Health care professionals often encounter challenging conversations and scenarios in clinical practice involving legal, ethical, and safety concerns. While students may understand the theory of how to respond, they may lack the comfort or confidence for managing these challenging scenarios in the moment, particularly at entry to practice. Simulation based learning has been shown to improve students’ motivation for learning about engaging in challenging conversations. However, this work has mainly focused on medical and nursing training and has not examined the effect of simulation-based learning on students’ comfort and confidence in engaging in challenging conversations. We will examine the effect of simulation-based learning in a Challenging Conversations and Scenarios Lab in the final course of the MSc in Physiotherapy program at Dalhousie University. Data will be collected through three online student surveys and a student response paper.

Assessing and Building ESS Students’ Conflict Communication Competency within the College of Sustainability

Project Lead:

  • Laurel Schut, College of Sustainability

Amount: $1,573.39


Arriving at decisions can be easy when we are communicating with people with similar values, interests, and needs – but conflict can arise when we find ourselves in conversations with individuals who do not see the situation as we do. Working towards sustainability goals requires collaboration between multiple stakeholders, disciplines, and fields, which inevitably leads to situations in which disagreement is present. As such, skilled communication around conflict management is a particularly imperative skillset in the context of sustainability. This SoTL project explores the comfort levels and capacities of sustainability students with respect to engaging with conflict communication in sustainability-related contexts, both before and after participating in an Introductory Conflict Management for Sustainability course. It also seeks students’ feedback on the specific teaching and learning activities that best support the development of these skills. Results from this study will contribute towards course-level, program-level, and certificate-level development at the College of Sustainability.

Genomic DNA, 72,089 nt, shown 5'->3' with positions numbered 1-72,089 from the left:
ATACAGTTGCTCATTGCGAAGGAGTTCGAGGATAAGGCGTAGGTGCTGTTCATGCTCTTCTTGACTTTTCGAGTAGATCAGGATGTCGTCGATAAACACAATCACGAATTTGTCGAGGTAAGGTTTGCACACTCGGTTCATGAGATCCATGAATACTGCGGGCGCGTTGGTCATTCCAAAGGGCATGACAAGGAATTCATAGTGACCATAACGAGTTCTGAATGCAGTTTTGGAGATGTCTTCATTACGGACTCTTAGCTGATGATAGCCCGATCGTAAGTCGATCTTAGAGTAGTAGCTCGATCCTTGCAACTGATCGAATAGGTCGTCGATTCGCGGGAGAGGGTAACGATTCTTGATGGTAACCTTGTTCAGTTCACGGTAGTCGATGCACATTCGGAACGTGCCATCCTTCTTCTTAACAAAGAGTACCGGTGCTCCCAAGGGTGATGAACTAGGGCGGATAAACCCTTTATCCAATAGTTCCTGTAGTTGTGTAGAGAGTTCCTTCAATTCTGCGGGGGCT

Embedding self-regulated learning experiences in blended first-year physiology courses: a quest to increase the use of active studying strategies and improve academic success

Project Lead:

  • Dr. Marie-Soleil Beaudoin, Department of Physiology & Biophysics, Faculty of Medicine

Amount: $2,159.85


Covid-19 forced most Canadian undergraduate students to engage in online learning, in environments that offer increased flexibility, autonomy, and choices to learners. Self-regulated learning (SRL) – a process whereby learners set goals for their learning and then monitor and regulate their behaviors to achieve these objectives (Zimmerman, 2000) – has been positively associated with academic performance (Broadbent, 2017; Cho & Shen, 2013). However, most entry-level undergraduate students fail to adopt appropriate SRL behaviours (Bjork et al, 2013; Dunlosky et al, 2013; McCabe, 2011). This negatively impacts their academic satisfaction, motivation, and performance. Thus, the purpose of this study is to examine whether integrating SRL-focused learning activities within first-year blended physiology courses promotes SRL skills, enhances the use of active learning strategies, and improves academic success. It is hypothesized that participation into SRL-focused tasks will encourage the adoption of active studying strategies, improve the accuracy of students’ self-assessments, and enhance academic performance.